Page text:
Let the positive random variable ξ be defined by the normalised Lévy measure (11), having p.m.f. P(ξ=n)=ΠL(n)/θL,n=1,2,,θL=log(Aα), and p.g.f. E[sξ]=QL(s)/θL . Let (ξ1,ξ2,,ξk,k=1,2,) be independent copies of the random variable ξ. Following definition of the compound Poisson process, the transition probability is represented as follows: P(L(t)=n)= k=0eθt(θt)kk!P(ξ1+ξ2++ξk=n),θ=log(Aα). Taking into account (12) and (6) we can represent the function 1θQL(s)=1θlog(1+G(s)) as an exponential generating function 1θQL(s)=n=1xnsnn! , where xn=1θαn k=1n(1)k1(k1)!Bn,k(c). It means that the normalised probability convolution distribution P(ξ1+ξ2++ξk=n)=Bn,k(x)k!n!. Then P(L(t)=n)= k=0eθt(θt)kk!Bn,k(x)k!n!,kn. The infinite sum is reduced to the finite one because Bn,k(x)=0 when k>n n$]]>. We know that θ=log(αA) and eθt=αAt . Let us denote yn= k=1n(1)k1(k1)!Bn,k(c). Then following the formula (6), we obtain, for n=0,1,2, , P(L(t)=n)=αAt k=0ntkαnn!Bn,k(y). The probability P(L(t)=0)=(αA)t corresponds to the B0,0(y)=1 . □ We remark that in the matrix representation of partial Bell polynomials for composition function the numbers Bn,k(x),nk1 , are defined as product of matrices, , page 19. Let us denote by H(s) and G(s) respectively the exponential generating functions of both sequences (h) and (g) . Likewise, by (x) is denoted the sequence whose exponential generating function is the composition H(G(s)) , such as H(s)=log(1+s),H(G(s))=log(1+G(s)). Then the matrix associated with the sequence (x) is the product of the triangular matrices associated with (g) and (h) respectively: Bn,k(x)= j=knBn,j(g)Bj,k(h),kjn. The sequence (h) defined by the function H(s)=log(1+s) is exactly the sequence hk=(1)k1(k1)! and Bn,k(h)=s(n,k) , i.e. signed Stirling numbers of the first kind. Then, after applying formulas (6) and (7) and changing the order of summation, where kj , we confirm the equivalence of (13) and (14) as follows: k=1ntkBn,k(x)=αn j=1nBn,j(c) k=1jtkBj,k(h)=αn j=1nBn,j(c)[t]j. The Lévy measure is the infinitesimal generator of the convolution semi-group given by the transition probability P(L(t)=n) , n=0,1,2, , see , page 172. It is a limit in vague convergence, see , page 39, as follows: ΠL(n)=limt0PL(t,n)t,n=1,2,. Then ΠL(n)=limt0(αA)tαnn! k=1n[t]ktBn,k(c). Finally, we know that [t]k=[t]k(1)k . In this way, limt0[t]kt=(1)k1(k1)!. Negative-Binomial process subordinated by the Gamma process The concept of subordination was introduced by S. Bochner in 1955 for the Markov processes, Lévy processes, and corresponding semigroups, as randomization of the time parameter: Y(t)=X(T(t)) . There are two sources of randomness – the underlying process X(t) and a random time process T(t) , under the assumption of their independence. The time-change process T(t) is supposed to be a subordinator – the Lévy process with nonnegative increments, , Chapter 3. The independence of the ground process and the random time process ensures the preservation of Markov property and Lévy property for the subordinated process. The transformation of the main probabilistic characteristics, such as transition probability, Lévy measure and Laplace exponent, is stated and proved in , Chapter 6, Theorem 30.1. See also , Chapter 7, Theorem 6.2 and Theorem 6.18. They are our principal references. In this paragraph, we study the effect of a random time-change for the Negative-Binomial process {X(t),t0} . The Lévy measure of a Negative-Binomial process is defined by a logarithmic series distribution supported by positive integers N={1,2,} with the same parameter 0<α<1 as for the Logarithmic Lévy process L(t) . The Gamma subordinator {Tβ(t),t0} with selective parameter β>0 0$]]> can be considered as a random observation time, where the mathematical expectation E[Tβ(t)]=βt . The obtained results are formulated and proved in the following theorem.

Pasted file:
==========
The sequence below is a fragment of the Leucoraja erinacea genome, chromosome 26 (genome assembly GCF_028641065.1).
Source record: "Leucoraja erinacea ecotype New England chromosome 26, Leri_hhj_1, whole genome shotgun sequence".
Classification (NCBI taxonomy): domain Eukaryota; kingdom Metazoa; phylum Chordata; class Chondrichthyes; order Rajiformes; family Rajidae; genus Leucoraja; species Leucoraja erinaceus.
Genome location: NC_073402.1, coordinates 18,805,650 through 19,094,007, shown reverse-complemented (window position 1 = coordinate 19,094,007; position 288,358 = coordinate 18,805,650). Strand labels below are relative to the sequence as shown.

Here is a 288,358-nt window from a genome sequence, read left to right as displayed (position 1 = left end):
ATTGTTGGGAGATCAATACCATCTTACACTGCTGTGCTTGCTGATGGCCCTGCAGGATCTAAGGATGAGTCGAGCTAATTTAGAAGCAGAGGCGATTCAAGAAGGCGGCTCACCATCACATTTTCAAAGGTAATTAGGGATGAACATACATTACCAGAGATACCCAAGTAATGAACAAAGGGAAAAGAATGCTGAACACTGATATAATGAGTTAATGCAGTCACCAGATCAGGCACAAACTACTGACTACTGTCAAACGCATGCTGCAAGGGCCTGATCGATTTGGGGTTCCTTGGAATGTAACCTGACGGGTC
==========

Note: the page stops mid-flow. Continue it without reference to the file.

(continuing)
Let {X(t),t0} be a Negative-Binomial process with the Bernstein function ψX(λ)=log1αeλ1α,λ0,ψX()=log(1α)=A. Let {Tβ(t),t0} be a Gamma subordinator with the Bernstein function ψT(λ)=log(1+βλ),λ0,ψT()=. Suppose the processes X(t) and Tβ(t) are independent.

Then for the subordinated process Y(t)=X(Tβ(t)) the following results are valid.

The Bernstein function of Y(t) is given by ψY(λ)=log1+βlog1αeλ1α,λ0,ψY()=log(1+Aβ). The Lévy measure of the subordinated process is given by ΠY(n)=αnn! k=1n|s(n,k)|(k1)!β1+Aβk,n=1,2,. The transition probability P(Y(t)=n) , n=0,1,2, , is given by P(Y(t)=n)=αnn!1(1+Aβ)t k=0n|s(n,k)|[t]kβ1+Aβk, or equivalently: P(Y(t)=n)=αnn!1(1+Aβ)t k=0ntkBn,k(w), where the sequence (w) is defined by wn= k=1n|s(n,k)||s(k,1)|β1+Aβk,|s(k,1)|=(k1)!.